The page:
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Sun's Fingerprints Seen in Northern Hemispheric Temperature Record of Past Four Centuries
Volume 9, Number 44: 1 November 2006

In a compelling new paper, Scafetta and West (2006b) used the Northern Hemispheric temperature reconstruction of Moberg et al. (2005), three alternative total solar irradiance (TSI) proxy reconstructions - developed by Lean et al. (1995), Lean (2000) and Wang et al. (2005) - together with the scale-by-scale transfer model of climate sensitivity to solar activity changes created by themselves (Scafetta and West, 2005, 2006a) to make a strong case for the proposition that most of the major temperature fluctuations of the prior millennium were driven by changes in solar activity.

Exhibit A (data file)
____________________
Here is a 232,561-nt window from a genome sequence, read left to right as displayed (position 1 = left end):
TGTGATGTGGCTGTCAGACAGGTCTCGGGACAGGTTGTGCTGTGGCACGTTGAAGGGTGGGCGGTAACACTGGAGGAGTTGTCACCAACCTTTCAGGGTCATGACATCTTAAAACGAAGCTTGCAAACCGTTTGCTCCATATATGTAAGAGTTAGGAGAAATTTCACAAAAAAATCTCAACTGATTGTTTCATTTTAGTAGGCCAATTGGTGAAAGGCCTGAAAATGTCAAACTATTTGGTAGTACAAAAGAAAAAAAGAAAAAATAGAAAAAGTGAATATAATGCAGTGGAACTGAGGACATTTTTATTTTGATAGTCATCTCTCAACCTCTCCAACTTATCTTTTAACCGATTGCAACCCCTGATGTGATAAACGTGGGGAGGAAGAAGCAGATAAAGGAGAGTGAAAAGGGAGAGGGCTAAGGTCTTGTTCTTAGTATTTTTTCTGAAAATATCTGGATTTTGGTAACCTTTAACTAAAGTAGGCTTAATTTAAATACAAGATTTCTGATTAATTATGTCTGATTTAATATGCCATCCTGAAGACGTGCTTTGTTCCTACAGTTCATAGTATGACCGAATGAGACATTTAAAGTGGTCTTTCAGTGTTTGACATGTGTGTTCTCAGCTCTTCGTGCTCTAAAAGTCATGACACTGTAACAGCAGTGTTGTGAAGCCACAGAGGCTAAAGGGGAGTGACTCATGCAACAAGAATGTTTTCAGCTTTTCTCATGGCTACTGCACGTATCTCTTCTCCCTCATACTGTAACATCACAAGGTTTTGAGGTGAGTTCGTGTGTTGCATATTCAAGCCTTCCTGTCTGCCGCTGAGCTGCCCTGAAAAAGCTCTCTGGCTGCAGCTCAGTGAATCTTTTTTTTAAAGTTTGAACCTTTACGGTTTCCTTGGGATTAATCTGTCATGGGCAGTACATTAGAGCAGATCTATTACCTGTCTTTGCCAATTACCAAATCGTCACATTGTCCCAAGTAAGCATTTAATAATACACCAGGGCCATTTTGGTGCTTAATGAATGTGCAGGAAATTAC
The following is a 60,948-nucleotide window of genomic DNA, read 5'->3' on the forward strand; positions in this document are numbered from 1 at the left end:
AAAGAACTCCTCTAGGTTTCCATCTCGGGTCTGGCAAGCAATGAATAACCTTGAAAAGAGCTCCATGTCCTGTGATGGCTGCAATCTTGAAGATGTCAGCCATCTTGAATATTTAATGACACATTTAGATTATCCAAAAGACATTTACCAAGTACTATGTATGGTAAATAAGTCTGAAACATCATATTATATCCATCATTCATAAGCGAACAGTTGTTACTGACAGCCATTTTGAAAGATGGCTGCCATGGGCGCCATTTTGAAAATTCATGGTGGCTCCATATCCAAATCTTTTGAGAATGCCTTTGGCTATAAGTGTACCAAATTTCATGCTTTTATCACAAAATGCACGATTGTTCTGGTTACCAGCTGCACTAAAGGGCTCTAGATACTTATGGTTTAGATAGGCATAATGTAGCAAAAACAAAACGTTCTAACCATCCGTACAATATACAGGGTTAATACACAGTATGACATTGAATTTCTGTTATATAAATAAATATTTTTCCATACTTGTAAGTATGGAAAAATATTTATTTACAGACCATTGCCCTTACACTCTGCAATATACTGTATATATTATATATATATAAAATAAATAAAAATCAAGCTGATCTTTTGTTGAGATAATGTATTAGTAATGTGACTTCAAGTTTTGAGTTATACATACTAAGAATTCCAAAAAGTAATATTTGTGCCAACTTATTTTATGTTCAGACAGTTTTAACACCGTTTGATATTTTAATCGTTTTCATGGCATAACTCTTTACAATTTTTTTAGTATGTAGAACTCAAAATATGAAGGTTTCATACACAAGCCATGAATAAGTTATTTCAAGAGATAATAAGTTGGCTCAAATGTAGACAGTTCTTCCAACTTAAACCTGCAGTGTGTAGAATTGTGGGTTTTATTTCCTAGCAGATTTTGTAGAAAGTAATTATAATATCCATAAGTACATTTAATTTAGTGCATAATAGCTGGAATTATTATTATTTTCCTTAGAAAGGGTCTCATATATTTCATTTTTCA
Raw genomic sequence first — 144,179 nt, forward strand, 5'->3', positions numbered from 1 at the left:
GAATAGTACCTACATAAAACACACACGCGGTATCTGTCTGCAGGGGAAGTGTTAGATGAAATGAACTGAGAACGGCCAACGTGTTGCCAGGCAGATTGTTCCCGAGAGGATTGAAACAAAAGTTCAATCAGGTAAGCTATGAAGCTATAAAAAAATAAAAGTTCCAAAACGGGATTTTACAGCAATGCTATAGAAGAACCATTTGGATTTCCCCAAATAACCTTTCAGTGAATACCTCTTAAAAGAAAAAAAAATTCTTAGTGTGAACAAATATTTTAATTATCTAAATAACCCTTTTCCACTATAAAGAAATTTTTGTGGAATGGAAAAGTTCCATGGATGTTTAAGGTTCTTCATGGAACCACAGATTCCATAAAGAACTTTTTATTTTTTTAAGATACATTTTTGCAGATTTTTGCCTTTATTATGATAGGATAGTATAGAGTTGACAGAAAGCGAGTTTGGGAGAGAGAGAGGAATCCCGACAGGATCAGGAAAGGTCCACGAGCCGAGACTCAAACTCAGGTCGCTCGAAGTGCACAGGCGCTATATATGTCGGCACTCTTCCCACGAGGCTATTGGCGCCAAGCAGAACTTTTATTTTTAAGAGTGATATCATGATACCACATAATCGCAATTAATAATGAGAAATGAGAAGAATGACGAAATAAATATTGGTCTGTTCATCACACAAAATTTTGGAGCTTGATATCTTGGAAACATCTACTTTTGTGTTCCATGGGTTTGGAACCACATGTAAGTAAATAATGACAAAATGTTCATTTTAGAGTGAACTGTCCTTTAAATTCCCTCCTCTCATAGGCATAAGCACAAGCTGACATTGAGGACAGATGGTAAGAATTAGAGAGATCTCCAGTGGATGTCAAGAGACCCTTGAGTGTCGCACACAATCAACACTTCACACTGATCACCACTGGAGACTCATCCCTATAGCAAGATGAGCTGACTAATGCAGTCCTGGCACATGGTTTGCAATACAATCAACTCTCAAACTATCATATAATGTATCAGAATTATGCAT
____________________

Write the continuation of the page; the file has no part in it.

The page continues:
The two researchers began by noting that in nearly all attribution studies, where attempts have been made to determine what was responsible for orchestrating the course of earth's past temperature history, the approach used by the Intergovernmental Panel on Climate Change and most climate modelers has been to use pre-determined forcing and feedback mechanisms in the models they employ. "One difficulty with this approach," according to Scafetta and West, "is that the feedback mechanisms and alternative solar effects on climate, since they are only partially known, might be poorly or not modeled at all." Consequently, "to circumvent the lack of knowledge in climate physics," as they describe it, they adopted "an alternative approach that attempts to evaluate the total direct plus indirect effect of solar changes on climate by comparing patterns [our italics] in the secular temperature and TSI reconstructions," where "a TSI reconstruction is not used as a radiative forcing, but as a proxy [for] the entire solar dynamics," parts of which, we again emphasize, may be only partially understood or even totally unknown.